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May 17, 2024, 5:08am EDT
net zero

The climate case for Biden’s new China tariffs

Tingshu Wang/Reuters
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The News

The Biden administration expanded tariffs on imported solar panels on Thursday, capping a busy week of escalating trade barriers for climate tech that risks inviting a backlash from China in exchange for cementing the political coalition behind climate policy ahead of a high-stakes presidential election.

The new solar tariffs apply to dual-sided panels that are popular with utility-scale solar farms and constitute the majority of US solar imports, and which had previously been exempted from import duties. In raising the cost to import panels, the administration is delivering a win to the nascent US solar manufacturing industry and its political allies, who have been pushing for more protection from low-cost Chinese competitors — even as solar installers warned doing so could raise costs for consumers. The tariffs follow a suite of other new trade measures unveiled this week on clean tech imported from China, including a 100% tariff on EVs that will hit next year.

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Tim’s view

The package of protectionist trade policies announced this week are ostensibly outward-facing, to counter what US President Joe Biden called “cheating” by Chinese manufacturers. But in practice, the measures are more geared for Biden’s domestic audience, including both voters and lawmakers, and they may — counterintuitively — ultimately accelerate the energy transition.

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The long-term political viability of the Inflation Reduction Act subsidies underpinning the ongoing US climate tech boom relies on Biden being able to prove that taxpayers aren’t handing a mountain of cash to Chinese manufacturers, and that the subsidies can genuinely spur domestic job creation and investment in strategic industries — even if higher prices for consumer climate tech goods cause a loss of near-term emissions-reduction potential.

As White House climate adviser Ali Zaidi told me last month, relying on cheap Chinese clean tech is “penny wise, pound foolish” because it throws away an opportunity to cement a political coalition around climate policy that, in the end, is the most important prerequisite for deep, lasting emissions cuts. That’s especially true in an election year, when Biden is under pressure to stake out a hawkish position on China he can defend against inevitable accusations of weakness by Republican rival Donald Trump. A Trump victory in November would likely lead to $1 trillion less US investment in clean energy by 2050, a Wood Mackenzie analysis this week projected, so in terms of emissions, steps Biden can take to make himself look more competitive are likely worth any tariff-related price bumps.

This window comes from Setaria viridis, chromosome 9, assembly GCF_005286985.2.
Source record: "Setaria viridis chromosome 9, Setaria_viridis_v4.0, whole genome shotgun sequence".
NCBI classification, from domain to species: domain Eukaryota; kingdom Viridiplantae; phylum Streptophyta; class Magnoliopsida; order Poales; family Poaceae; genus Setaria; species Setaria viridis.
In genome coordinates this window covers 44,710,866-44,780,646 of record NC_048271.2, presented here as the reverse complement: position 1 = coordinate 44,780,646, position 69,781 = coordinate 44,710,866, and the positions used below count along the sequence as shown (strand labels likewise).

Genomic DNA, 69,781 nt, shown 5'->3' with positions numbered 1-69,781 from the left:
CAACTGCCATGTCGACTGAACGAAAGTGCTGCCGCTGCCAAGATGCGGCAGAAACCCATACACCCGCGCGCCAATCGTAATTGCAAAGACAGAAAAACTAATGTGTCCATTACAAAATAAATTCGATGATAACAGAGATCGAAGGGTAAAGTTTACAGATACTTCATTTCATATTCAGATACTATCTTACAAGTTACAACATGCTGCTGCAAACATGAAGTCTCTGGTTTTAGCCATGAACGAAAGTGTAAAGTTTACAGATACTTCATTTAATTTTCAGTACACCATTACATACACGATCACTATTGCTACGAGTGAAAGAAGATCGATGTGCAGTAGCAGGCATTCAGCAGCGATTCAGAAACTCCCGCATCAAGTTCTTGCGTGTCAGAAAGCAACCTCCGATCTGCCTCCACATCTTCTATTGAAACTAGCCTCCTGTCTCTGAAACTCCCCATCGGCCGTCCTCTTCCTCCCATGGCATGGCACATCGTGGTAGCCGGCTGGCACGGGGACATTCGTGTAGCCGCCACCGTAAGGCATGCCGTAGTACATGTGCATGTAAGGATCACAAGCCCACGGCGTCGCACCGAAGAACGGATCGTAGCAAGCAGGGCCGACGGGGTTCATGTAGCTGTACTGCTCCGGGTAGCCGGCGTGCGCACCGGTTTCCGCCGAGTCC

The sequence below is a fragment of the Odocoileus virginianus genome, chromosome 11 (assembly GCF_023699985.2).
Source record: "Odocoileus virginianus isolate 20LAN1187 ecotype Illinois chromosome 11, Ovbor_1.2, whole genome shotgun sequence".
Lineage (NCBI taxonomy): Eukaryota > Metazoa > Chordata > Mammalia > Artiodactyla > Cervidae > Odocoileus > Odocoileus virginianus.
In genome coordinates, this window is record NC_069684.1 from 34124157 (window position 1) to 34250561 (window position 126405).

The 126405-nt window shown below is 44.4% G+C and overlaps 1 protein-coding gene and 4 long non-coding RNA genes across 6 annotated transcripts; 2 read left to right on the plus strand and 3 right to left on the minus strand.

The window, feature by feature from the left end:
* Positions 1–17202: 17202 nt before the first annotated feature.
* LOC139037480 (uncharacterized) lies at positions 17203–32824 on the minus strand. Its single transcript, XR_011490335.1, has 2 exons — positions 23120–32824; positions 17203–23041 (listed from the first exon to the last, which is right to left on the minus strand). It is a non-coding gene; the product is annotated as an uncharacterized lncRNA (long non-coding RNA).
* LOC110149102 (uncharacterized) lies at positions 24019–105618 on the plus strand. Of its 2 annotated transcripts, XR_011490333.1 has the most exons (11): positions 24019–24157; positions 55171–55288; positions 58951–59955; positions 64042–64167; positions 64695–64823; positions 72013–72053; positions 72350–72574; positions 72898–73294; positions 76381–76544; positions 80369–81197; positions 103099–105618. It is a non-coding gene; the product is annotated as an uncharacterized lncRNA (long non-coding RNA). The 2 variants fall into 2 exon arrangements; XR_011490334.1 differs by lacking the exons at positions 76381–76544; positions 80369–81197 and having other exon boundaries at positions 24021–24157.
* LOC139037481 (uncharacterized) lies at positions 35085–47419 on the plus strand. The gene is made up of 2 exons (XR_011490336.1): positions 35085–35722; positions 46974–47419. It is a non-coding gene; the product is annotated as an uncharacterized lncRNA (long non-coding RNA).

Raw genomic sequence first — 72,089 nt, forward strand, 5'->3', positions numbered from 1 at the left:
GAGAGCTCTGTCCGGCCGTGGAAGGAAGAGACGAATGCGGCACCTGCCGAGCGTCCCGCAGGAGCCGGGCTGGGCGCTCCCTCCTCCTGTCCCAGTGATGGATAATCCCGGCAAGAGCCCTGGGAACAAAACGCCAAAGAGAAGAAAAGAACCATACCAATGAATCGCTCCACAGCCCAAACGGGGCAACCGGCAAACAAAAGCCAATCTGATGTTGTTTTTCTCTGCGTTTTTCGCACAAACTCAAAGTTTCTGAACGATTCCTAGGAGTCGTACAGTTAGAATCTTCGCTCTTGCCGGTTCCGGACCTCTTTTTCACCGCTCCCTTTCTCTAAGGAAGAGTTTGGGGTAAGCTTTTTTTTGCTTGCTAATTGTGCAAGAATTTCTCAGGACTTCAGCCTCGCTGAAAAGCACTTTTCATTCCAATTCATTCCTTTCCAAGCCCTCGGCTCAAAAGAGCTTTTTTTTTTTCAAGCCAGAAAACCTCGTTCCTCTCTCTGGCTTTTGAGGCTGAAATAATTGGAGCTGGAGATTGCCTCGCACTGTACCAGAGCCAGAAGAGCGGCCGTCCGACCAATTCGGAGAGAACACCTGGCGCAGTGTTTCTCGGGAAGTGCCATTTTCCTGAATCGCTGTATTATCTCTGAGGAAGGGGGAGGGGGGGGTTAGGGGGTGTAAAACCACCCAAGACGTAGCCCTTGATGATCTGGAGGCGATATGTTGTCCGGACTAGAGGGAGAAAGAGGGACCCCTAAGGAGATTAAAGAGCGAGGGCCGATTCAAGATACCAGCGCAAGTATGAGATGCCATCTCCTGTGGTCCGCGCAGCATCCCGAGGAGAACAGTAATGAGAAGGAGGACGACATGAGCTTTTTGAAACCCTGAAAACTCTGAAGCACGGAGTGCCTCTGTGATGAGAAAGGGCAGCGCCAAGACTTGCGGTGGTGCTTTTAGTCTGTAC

In any case, the price impact of the tariffs may be muted. Most of the targeted technologies already face some tariffs, and are therefore already largely avoided by US importers. Thursday’s solar tariffs include a duty-free carve-out for a certain quota of solar cell components that for now are difficult to source outside China. Less than 5% of US EV imports — which would face the 100% tariff — are from China, and some models with Chinese supply-chain ties, like Volvo’s, will still be able to exploit loopholes to dodge the fees. Higher tariffs on other materials on which the US is more reliant like graphite and certain kinds of magnets don’t kick in until 2026, giving manufacturers time to find alternatives.

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Ultimately, to the extent the tariffs do raise prices, they will mostly fall on the segment of relatively high-income consumers able to afford EVs and solar at all and thus “will have minimal market impact,” analysts at the investment management firm Capstone wrote in a research note.

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The View From China

A bigger risk is that China could retaliate with more of its own trade barriers, such as restrictions it placed on graphite exports last year. China’s Foreign Minister Wang Yi called the new US tariffs this week “a classic example of bullying,” following a promise by the country’s Ministry of Commerce to “take resolute measures” in response. What exactly those measures might be remains unclear; Beijing is also reluctant to escalate a trade war.

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Room for Disagreement

The EV tariffs may not impact US consumers much, but they do let Detroit off the hook and effectively give it a pass on needing to innovate, Columbia University economists argued in The New York Times. A better approach would be a carbon border tariff, as some members of Congress have proposed and which the European Union is implementing, which would both incentivize domestic decarbonization and penalize emissions-intensive competitors abroad.

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